Monday, January 02, 2017
13th is a documentary from Ava DuVernay, the director of the Oscar-nominated Selma. It presents a case that the early American culture surrounding slavery continues to this day, transformed into modern practices of mass incarceration. The 13th Amendment, which abolished slavery in the United States, makes an exception for punishment of a crime. The documentary argues -- quite convincingly -- that this loophole informs a systemically racist depiction of African Americans as criminals.
13th adheres to well-established documentary conventions: talking head interviews, archival news footage, on-screen graphics. But it works to the movie's advantage that its form is familiar, as this leaves nothing between the audience and the case being made.
The documentary carefully illustrates how the policies of Nixon, Reagan, Bush Sr, and Clinton most magnified and/or exploited the problem of mass incarceration. Unfortunately, it also paints a bleak picture of what lies ahead with more current footage -- a grim parade of excessive police force. And a montage that juxtaposes a Donald Trump speech with images of Jim Crow era abuse is downright chilling.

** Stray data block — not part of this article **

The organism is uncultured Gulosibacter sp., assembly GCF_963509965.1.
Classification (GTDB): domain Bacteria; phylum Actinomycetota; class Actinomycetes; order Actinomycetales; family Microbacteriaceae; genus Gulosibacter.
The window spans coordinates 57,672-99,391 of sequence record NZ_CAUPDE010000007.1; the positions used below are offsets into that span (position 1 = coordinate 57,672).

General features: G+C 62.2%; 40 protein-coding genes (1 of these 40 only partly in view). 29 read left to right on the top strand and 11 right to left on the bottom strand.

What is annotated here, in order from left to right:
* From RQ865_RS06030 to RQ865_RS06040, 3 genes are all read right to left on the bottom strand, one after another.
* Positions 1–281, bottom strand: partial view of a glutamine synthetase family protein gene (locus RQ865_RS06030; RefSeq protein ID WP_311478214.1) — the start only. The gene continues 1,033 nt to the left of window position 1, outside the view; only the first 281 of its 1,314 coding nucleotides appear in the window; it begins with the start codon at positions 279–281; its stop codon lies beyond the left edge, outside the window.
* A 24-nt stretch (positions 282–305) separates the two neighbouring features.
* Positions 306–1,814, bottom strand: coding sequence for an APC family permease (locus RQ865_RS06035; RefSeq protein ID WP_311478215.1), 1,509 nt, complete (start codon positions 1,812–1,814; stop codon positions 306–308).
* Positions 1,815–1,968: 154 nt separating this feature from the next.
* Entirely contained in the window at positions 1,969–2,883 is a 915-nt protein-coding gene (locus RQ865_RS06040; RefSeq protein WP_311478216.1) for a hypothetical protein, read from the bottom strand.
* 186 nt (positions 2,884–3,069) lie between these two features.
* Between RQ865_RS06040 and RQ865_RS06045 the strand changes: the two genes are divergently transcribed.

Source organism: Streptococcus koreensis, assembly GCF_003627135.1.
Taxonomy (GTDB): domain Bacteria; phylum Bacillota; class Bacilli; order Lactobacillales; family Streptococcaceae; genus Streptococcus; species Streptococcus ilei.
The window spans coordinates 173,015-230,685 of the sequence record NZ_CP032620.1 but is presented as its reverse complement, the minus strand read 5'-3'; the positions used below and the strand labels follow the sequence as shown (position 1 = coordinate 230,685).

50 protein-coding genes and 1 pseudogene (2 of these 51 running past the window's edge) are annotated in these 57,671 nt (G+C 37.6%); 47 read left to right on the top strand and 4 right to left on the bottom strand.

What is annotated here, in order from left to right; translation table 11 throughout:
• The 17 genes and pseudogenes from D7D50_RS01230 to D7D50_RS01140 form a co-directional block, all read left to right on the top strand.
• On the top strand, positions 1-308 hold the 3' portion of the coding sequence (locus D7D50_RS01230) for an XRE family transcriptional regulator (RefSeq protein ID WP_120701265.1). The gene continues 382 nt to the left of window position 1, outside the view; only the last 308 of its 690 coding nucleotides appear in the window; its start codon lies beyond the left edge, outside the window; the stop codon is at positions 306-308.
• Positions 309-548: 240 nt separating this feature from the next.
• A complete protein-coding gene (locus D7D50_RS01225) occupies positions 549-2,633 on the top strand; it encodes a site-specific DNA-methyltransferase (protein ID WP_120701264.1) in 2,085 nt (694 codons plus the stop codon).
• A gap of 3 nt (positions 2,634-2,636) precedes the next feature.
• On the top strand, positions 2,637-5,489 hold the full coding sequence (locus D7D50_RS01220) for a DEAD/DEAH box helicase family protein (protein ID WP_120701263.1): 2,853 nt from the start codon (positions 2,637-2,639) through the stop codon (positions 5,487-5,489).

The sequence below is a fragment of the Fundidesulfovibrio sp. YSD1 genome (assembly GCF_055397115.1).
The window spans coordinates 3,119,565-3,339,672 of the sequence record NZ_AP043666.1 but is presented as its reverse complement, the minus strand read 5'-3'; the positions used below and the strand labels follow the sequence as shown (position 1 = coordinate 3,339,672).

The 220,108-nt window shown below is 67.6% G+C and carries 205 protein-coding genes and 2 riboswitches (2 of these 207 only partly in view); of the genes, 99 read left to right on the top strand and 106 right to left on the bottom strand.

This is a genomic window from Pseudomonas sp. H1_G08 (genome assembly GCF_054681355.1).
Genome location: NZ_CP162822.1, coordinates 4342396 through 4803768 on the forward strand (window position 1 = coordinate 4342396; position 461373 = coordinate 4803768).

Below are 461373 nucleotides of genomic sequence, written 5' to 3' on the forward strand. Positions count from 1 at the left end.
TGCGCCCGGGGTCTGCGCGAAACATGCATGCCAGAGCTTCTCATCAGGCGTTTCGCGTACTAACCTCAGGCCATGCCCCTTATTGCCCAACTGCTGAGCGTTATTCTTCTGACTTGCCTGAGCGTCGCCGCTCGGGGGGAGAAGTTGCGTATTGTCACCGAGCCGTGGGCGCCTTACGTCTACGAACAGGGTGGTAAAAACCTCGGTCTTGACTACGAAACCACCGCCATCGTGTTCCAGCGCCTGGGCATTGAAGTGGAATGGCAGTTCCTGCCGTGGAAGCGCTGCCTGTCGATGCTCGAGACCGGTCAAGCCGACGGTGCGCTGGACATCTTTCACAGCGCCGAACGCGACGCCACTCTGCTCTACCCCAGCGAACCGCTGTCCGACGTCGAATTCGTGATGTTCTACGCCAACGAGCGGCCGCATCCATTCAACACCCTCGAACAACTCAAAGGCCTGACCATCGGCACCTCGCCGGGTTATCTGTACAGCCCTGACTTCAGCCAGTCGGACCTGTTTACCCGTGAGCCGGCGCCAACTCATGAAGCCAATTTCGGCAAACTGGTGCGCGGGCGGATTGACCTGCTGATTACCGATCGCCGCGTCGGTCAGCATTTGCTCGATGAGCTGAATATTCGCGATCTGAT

There's really just one short section in the middle of the film that I found even slightly less than compelling. It's a sequence that vilifies ALEC, the American Legislative Exchange Council. While this material is as supported by the same "show your work" ethos as the rest of the film, it feels like something of a side trip -- after an initial focus on the for-profit prison system, it becomes more of an argument against the lobbying powers of unchecked capitalism. (Another valid argument, but lacking the tight focus of the rest of the film.)
The film feels particularly dispiriting to watch here in Colorado, given an issue that was on the ballot in the 2016 election. Colorado had an proposal to strike from the state constitution identical language to the U.S. Constitution's 13th amendment: an exception allowing slavery as punishment for a crime. Though hardly even a modest remedy for institutional racism, such an amendment at least felt like an acknowledgement of the problem. Colorado voters failed to pass it.
In short, 13th is not an easy watch. Nor does it offer much in the way of a call to action that would help one feel productive after being rightly enraged. But that makes it no less vital or convincing. I'd rate the documentary an A-, and I strongly recommend watching it. With Netflix having picked it up as one of their original films, all that many of my readers would need to do is make the time.